This article appears in the February 23 issue of the New York Review of Books. It also appears, with an introduction by Tom Engelhardt, at Tomdispatch.com.
The challenges posed to American democracy by secrecy and by unchecked presidential power are the two great themes running through the history of the Iraq war. How long the war will last, who will "win," and what it will do to the political landscape of the Middle East will not be obvious for years to come, but the answers to those questions cannot alter the character of what happened at the outset. Put plainly, the President decided to attack Iraq, he brushed caution and objection aside, and Congress, the press, and the people, with very few exceptions, stepped back out of the way and let him do it.
Explaining this fact is not going to be easy. Commentators often now refer to President Bush's decision to invade Iraq as "a war of choice," which means that it was not provoked. The usual word for an unprovoked attack is aggression. Why did Americans -- elected representatives and plain citizens alike -- accede so readily to this act of aggression, and why did they question the President's arguments for war so feebly? The whole business is painfully awkward to consider, but it will not go away. If the Constitution forbids a president anything it forbids war on his say-so, and if it insists on anything it insists that presidents are not above the law. In plain terms this means that presidents cannot enact laws on their own, or ignore laws that have been enacted by Congress.
The Foreign Intelligence Surveillance Act of 1978 is such a law; it was enacted to end years of routine wiretapping of American citizens who had attracted official attention by opposing the war in Vietnam. The express purpose of the act was to limit what presidents could ask intelligence organizations to do. But for limits on presidential power to have meaning Congress and the courts must have the fortitude to say no when they think no is the answer.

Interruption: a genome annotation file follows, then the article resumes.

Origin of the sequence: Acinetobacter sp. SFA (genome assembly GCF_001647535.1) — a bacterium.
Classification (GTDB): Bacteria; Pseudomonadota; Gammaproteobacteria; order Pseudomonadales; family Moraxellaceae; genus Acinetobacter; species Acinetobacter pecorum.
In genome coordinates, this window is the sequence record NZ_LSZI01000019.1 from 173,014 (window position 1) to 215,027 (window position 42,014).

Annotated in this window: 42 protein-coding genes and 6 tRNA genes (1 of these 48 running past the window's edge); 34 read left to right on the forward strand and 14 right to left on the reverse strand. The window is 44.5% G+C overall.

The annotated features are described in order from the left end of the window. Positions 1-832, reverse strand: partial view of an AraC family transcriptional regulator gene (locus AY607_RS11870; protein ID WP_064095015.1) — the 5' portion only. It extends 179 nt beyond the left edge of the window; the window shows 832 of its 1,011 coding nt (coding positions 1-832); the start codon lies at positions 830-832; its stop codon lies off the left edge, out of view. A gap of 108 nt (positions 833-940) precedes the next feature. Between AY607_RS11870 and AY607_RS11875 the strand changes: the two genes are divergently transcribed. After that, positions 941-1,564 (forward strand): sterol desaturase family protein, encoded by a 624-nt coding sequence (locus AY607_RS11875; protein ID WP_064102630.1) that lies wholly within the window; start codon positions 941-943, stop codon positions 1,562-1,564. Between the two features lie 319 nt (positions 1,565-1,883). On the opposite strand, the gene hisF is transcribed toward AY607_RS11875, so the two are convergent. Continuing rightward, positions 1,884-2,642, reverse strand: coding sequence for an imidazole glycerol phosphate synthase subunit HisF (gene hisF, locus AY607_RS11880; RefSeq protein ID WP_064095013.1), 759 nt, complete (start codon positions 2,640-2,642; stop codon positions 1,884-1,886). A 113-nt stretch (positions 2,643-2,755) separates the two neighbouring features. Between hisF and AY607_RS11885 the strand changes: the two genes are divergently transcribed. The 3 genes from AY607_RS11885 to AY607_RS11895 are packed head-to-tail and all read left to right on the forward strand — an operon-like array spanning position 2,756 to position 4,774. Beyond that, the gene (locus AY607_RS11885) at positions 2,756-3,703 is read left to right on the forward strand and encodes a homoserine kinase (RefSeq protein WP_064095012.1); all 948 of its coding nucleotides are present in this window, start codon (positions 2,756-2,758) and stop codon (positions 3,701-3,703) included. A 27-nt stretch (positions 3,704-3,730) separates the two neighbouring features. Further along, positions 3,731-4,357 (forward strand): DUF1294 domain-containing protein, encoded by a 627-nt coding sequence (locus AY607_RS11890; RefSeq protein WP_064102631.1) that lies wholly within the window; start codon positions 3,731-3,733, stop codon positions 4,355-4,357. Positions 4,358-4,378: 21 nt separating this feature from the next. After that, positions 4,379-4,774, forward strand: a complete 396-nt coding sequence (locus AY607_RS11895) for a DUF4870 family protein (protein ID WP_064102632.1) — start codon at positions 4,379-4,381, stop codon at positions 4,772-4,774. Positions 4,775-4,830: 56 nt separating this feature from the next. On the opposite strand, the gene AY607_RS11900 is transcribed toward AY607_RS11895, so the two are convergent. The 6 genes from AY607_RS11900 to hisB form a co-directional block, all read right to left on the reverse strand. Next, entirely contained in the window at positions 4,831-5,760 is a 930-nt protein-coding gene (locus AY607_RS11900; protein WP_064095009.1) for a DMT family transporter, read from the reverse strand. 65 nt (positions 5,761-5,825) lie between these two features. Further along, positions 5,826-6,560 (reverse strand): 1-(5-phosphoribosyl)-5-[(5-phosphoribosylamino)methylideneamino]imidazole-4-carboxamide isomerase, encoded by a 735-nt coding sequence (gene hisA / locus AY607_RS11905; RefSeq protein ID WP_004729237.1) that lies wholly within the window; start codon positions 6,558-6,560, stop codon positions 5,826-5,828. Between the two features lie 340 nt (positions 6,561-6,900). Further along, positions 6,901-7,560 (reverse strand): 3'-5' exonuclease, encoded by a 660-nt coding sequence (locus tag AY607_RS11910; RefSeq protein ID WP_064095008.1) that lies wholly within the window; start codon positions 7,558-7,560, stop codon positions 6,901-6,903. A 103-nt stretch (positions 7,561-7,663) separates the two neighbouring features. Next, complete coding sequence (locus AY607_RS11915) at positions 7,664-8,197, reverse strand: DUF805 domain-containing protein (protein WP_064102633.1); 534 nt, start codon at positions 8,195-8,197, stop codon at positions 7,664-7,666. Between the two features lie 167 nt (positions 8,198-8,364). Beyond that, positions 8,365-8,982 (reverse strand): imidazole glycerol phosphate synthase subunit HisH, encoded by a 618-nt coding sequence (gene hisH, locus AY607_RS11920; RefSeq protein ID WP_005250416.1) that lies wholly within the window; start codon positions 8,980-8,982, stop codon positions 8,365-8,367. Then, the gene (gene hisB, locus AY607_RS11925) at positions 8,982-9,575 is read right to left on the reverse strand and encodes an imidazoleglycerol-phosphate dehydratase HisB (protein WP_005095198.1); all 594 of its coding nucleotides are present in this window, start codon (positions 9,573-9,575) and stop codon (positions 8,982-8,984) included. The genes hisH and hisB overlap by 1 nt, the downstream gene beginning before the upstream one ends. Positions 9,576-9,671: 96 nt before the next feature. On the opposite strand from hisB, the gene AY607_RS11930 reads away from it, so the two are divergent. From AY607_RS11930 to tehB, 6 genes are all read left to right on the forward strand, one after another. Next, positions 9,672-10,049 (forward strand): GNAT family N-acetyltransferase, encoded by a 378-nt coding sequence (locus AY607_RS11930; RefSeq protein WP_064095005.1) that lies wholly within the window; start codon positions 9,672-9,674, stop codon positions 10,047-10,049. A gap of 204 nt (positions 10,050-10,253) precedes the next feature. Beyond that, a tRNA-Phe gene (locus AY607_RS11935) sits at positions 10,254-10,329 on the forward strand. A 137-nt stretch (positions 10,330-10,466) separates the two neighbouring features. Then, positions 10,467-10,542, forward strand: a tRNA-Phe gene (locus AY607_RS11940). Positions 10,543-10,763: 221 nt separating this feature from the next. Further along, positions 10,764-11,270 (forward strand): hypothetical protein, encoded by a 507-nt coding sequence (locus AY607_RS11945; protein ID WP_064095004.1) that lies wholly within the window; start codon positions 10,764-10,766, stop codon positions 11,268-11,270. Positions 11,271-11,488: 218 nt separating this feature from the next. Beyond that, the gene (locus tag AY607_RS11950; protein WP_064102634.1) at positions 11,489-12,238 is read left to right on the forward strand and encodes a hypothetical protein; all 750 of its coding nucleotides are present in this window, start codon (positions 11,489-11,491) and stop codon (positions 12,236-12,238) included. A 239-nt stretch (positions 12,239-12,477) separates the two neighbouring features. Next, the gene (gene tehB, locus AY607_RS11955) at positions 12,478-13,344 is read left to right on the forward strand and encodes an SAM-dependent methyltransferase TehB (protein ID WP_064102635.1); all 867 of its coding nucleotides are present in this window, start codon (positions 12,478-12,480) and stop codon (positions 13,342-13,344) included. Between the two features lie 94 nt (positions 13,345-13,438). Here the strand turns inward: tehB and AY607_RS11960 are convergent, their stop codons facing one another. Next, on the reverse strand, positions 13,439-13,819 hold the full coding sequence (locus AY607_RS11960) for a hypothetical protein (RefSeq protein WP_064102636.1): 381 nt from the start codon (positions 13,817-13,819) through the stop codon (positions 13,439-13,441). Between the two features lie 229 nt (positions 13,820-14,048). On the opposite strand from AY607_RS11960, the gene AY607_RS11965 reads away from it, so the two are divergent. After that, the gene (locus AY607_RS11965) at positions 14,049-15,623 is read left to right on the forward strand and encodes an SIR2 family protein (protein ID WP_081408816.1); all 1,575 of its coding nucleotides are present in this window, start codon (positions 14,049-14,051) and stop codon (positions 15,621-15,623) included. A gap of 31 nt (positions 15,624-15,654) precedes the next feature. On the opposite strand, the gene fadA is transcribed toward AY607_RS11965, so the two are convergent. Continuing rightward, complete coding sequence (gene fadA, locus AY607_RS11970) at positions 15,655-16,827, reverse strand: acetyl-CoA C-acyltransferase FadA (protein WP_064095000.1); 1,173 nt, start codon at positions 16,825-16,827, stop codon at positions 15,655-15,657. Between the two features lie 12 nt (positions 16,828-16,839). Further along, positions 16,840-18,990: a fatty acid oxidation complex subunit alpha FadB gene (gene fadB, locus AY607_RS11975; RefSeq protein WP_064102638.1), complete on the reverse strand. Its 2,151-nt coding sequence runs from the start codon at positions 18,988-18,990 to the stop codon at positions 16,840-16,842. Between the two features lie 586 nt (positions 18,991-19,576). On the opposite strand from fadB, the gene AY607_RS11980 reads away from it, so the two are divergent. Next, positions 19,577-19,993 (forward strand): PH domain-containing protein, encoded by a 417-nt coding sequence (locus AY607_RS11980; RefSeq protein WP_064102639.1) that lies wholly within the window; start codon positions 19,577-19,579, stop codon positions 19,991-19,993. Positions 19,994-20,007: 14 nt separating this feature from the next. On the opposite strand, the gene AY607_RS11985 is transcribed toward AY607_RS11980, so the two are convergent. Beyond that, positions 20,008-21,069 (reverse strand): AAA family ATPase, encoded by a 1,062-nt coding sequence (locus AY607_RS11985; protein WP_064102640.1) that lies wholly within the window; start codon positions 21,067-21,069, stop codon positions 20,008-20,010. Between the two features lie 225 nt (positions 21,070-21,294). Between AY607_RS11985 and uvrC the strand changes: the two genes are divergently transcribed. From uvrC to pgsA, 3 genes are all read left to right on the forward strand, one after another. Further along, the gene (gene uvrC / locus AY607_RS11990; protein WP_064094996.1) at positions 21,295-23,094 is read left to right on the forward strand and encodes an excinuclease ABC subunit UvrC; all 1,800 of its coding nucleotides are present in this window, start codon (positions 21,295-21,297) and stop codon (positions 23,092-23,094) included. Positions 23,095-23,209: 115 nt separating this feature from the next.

In public life as in kindergarten, the all-important word is no. We are living with the consequences of the inability to say no to the President's war of choice with Iraq, and we shall soon see how the Congress and the courts will respond to the latest challenge from the White House -- the claim by President Bush that he has the right to ignore FISA's prohibition of government intrusion on the private communications of Americans without a court order, and his repeated statements that he intends to go right on doing it.
Nobody was supposed to know that FISA had been brushed aside. The fact that the National Security Agency (NSA), America's largest intelligence organization, had been turned loose to intercept the faxes, e-mails, and phone conversations of Americans with blanket permission by the President remained secret until the New York Times reporters James Risen and Eric Lichtblau learned over a year ago that it was happening. An early version of the story was apparently submitted to the Times' editors in October 2004, when it might have affected the outcome of the presidential election. But the Times, for reasons it has not clearly explained, withheld the story until mid-December 2005 when the newspaper's publisher and executive editor -- Arthur Sulzberger Jr. and Bill Keller -- met with President Bush in the Oval Office to hear his objections before going ahead. Even then certain details were withheld.
What James Risen learned in the course of his reporting can be found in his newly published book State of War: The Secret History of the CIA and the Bush Administration, a wide-ranging investigation of the role of intelligence in the origins and the conduct of the war in Iraq. Risen contributes much new material to our knowledge of recent intelligence history. He reports in detail, for example, on claims that CIA analysts quit fighting over exaggerated reports of Iraqi weapons of mass destruction as word spread in the corridors at Langley that the President had decided to go to war no matter what the evidence said; that the Saudi government seized and then got rid of tell-tale bank records of Abu Zubaydah, the most important al-Qaeda figure to be captured since September 11; and that "a handful of the most important al Qaeda detainees" have been sent for interrogation to a secret prison codenamed "Bright Light." One CIA specialist in counterterror operations told Risen, "The word is that once you get sent to Bright Light, you never come back."